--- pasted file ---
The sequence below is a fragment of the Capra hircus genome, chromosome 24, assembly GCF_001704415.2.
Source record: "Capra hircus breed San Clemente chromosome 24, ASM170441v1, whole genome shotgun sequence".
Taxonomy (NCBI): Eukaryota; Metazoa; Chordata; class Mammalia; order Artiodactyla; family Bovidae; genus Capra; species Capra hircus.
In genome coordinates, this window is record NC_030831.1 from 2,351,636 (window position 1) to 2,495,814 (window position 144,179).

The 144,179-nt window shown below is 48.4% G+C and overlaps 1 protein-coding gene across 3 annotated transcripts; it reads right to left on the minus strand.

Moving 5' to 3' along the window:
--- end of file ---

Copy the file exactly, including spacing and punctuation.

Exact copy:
The sequence below is a fragment of the Capra hircus genome, chromosome 24, assembly GCF_001704415.2.
Source record: "Capra hircus breed San Clemente chromosome 24, ASM170441v1, whole genome shotgun sequence".
Taxonomy (NCBI): Eukaryota; Metazoa; Chordata; class Mammalia; order Artiodactyla; family Bovidae; genus Capra; species Capra hircus.
In genome coordinates, this window is record NC_030831.1 from 2,351,636 (window position 1) to 2,495,814 (window position 144,179).

The 144,179-nt window shown below is 48.4% G+C and overlaps 1 protein-coding gene across 3 annotated transcripts; it reads right to left on the minus strand.

Moving 5' to 3' along the window: